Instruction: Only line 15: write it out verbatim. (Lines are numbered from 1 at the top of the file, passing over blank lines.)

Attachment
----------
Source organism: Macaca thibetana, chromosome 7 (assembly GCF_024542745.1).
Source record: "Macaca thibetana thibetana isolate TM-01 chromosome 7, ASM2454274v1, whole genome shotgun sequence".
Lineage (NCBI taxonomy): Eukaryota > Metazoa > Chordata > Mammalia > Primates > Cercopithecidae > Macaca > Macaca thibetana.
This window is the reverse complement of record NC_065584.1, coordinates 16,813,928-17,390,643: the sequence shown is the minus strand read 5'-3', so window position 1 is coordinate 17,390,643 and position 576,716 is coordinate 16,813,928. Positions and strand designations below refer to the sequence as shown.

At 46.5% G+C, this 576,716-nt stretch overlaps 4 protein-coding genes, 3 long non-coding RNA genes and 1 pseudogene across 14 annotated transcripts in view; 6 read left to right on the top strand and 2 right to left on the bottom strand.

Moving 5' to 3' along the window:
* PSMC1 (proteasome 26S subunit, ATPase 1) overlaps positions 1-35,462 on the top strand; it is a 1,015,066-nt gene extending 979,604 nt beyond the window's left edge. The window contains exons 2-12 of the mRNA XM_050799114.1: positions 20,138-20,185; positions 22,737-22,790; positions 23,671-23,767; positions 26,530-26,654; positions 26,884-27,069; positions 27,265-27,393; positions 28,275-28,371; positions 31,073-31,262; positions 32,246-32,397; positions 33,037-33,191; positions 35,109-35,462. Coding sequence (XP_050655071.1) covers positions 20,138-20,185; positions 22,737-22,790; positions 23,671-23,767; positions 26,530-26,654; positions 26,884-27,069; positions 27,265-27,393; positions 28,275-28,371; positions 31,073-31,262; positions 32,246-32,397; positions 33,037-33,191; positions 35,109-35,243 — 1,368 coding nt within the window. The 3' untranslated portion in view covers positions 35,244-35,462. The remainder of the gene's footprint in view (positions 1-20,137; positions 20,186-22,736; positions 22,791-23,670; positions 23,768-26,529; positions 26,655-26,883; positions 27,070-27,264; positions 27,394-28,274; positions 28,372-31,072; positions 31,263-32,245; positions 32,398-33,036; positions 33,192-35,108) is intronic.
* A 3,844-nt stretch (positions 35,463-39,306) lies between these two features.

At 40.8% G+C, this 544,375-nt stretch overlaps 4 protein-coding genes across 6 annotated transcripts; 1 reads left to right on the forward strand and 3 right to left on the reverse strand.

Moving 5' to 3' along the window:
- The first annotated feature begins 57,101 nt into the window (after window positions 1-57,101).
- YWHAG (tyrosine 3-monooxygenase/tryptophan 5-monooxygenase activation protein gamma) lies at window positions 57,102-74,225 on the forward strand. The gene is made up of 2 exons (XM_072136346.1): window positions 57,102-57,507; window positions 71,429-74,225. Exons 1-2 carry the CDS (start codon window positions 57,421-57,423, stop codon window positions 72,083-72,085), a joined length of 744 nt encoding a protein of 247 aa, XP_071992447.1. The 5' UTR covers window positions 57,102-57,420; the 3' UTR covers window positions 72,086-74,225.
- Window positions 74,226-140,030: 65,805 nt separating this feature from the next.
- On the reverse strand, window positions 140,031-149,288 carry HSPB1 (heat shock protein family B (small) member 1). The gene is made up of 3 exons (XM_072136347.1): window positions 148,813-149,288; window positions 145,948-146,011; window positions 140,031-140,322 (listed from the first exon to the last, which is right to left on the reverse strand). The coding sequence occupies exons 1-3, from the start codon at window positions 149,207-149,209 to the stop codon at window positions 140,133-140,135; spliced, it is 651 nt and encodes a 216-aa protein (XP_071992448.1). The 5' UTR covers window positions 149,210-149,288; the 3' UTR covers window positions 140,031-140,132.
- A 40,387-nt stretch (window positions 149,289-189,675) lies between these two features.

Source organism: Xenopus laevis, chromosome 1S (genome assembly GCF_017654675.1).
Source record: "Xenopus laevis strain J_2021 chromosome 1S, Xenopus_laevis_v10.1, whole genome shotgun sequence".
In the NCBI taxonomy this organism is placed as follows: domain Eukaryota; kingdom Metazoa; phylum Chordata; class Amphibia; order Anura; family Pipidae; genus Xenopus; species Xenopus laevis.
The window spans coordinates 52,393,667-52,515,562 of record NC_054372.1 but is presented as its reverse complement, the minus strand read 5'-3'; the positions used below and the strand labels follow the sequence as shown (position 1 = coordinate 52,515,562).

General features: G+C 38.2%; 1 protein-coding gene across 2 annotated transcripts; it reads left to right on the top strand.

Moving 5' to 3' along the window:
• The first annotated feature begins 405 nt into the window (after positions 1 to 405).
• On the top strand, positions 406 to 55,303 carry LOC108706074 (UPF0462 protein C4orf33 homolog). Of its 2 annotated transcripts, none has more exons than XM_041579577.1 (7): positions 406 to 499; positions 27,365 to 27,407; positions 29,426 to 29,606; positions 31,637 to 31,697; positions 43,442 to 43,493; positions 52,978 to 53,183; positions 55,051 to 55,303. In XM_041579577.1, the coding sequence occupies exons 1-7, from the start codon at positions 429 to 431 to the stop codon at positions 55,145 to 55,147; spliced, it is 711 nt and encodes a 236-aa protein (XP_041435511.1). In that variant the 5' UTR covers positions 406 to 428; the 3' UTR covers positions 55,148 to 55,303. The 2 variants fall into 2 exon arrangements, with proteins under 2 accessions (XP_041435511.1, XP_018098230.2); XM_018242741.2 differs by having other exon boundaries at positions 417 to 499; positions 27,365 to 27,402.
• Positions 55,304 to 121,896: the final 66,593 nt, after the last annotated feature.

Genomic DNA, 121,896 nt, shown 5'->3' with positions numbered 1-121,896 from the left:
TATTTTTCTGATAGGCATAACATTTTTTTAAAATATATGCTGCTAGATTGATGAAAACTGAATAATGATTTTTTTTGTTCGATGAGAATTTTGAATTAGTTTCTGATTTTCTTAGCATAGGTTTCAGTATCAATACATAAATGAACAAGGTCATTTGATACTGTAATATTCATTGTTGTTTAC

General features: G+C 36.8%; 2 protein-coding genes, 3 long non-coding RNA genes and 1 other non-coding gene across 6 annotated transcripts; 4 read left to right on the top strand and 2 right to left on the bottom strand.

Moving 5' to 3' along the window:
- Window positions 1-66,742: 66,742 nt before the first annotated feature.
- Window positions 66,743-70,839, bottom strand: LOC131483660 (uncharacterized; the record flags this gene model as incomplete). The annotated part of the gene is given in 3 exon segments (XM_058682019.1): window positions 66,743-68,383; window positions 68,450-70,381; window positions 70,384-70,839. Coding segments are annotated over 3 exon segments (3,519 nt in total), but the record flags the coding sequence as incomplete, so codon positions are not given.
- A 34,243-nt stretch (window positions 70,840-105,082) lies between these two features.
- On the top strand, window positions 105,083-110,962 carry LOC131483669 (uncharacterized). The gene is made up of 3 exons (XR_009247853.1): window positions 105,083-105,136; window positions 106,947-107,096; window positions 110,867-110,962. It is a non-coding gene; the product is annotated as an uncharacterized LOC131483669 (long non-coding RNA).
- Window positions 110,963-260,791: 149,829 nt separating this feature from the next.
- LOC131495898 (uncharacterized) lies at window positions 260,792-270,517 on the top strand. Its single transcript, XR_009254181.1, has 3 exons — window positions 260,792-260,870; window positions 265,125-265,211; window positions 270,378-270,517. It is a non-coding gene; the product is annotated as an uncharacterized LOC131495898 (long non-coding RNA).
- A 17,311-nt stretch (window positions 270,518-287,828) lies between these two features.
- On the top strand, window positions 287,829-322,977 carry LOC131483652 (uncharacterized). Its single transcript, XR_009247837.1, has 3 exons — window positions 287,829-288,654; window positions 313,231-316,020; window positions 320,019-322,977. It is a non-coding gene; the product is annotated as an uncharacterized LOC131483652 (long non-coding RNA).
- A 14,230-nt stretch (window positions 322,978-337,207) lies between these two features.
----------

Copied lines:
- A 40,387-nt stretch (window positions 149,289-189,675) lies between these two features.